How come I've never seen any environmental argument in the whole debate? The Condom Giveaway in the bill poses some serious health hazard as the Philippines isn't really quite respected in the field of garbage collection. I'm afraid used condoms would float in the rivers, be thrown out in the sewers and end up being eaten by fishes and birds. Indigenous and the poor of the poor in the population also lacks access to sanitary public services. — Preceding unsigned comment added by (talk) 06:41, 21 June 2011 (UTC)

Has this been discussed as a significant part of the debate around the bill by reliable sources? Roscelese (talkcontribs) 07:00, 21 June 2011 (UTC)


"In one pro-RH rally, organizers "set aside P1,750,000 to organize a rally of 'at least 5,000 people.' Each participant was supposed to receive P350." It might have a newspaper source (though newspapers can say anything without real verification!), but such statement needs additional suitable supporting source since such sentence has an implication for the pro-RH-faction to be seen as corrupt or anything negative in that direction and can be seen as libelous. (talk) 01:43, 6 April 2012 (UTC)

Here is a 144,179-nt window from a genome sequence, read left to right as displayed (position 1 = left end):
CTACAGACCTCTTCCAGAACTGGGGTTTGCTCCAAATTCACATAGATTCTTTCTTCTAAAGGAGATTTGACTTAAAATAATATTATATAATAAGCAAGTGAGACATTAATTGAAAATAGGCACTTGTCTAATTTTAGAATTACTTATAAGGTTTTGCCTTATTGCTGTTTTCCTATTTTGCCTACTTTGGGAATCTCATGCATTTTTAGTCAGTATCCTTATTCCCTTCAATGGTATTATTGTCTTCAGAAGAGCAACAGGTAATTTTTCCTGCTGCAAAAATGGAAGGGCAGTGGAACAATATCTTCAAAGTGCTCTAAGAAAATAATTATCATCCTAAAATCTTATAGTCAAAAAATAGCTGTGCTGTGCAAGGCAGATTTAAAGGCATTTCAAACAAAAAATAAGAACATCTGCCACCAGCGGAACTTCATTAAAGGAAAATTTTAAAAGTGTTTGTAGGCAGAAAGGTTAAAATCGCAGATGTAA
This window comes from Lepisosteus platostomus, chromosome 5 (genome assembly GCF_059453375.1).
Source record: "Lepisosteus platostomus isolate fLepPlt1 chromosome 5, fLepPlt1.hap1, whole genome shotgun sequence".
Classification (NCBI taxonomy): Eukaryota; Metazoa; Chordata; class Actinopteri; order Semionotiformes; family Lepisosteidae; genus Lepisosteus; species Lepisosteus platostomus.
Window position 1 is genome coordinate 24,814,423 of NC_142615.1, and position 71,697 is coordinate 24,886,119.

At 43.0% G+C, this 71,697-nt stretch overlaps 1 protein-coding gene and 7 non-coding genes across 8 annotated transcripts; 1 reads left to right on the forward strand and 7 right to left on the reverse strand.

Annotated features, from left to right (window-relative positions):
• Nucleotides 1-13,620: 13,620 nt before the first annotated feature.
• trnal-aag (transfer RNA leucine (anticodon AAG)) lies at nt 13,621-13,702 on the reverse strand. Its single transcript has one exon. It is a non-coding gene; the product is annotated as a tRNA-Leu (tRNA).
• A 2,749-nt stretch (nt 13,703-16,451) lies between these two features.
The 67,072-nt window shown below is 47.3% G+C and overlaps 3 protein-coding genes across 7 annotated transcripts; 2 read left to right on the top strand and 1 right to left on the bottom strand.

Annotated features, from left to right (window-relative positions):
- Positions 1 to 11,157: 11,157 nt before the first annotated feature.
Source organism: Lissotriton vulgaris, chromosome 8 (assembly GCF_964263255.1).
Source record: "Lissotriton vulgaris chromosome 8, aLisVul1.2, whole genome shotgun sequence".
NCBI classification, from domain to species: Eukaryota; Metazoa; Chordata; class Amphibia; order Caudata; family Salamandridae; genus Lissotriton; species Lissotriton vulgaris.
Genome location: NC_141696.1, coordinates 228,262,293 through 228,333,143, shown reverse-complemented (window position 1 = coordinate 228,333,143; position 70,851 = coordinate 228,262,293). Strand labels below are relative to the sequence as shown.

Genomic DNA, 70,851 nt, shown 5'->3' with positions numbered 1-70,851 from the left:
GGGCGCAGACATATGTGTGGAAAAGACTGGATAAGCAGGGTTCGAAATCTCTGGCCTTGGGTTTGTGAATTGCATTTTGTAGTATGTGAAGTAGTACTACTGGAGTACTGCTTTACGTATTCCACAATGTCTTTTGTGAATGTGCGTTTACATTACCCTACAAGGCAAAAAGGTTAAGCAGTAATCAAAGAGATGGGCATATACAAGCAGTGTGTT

WP:Verifiability, not truth. That said, the news source passes WP:RS, –HTD 01:46, 6 April 2012 (UTC)
A news article must be reliable though. Reading it, it remains vague. Unless, Howard the Duck, you include every hoax in your articles. (talk) 02:21, 6 April 2012 (UTC)
First you said that the statement is libelous. Now, it's a hoax. Which is which? –HTD 02:34, 6 April 2012 (UTC)
I dunno how can this be meant to be taken as vague: "In one pro-RH rally, organizers set aside P1,750,000 to organize a rally of 'at least 5,000 people.' Each participant was supposed to receive P350." The best thing you can hope for is to say "Sources of <news source> say 'In one pro-RH rally, organizers set aside P1,750,000 to organize a rally of at least 5,000 people. Each participant was supposed to receive P350'." It's up to the reader if s/he wants to believe that or not. –HTD 02:52, 6 April 2012 (UTC)
Then I will take your suggestion into account. (talk) 06:00, 6 April 2012 (UTC)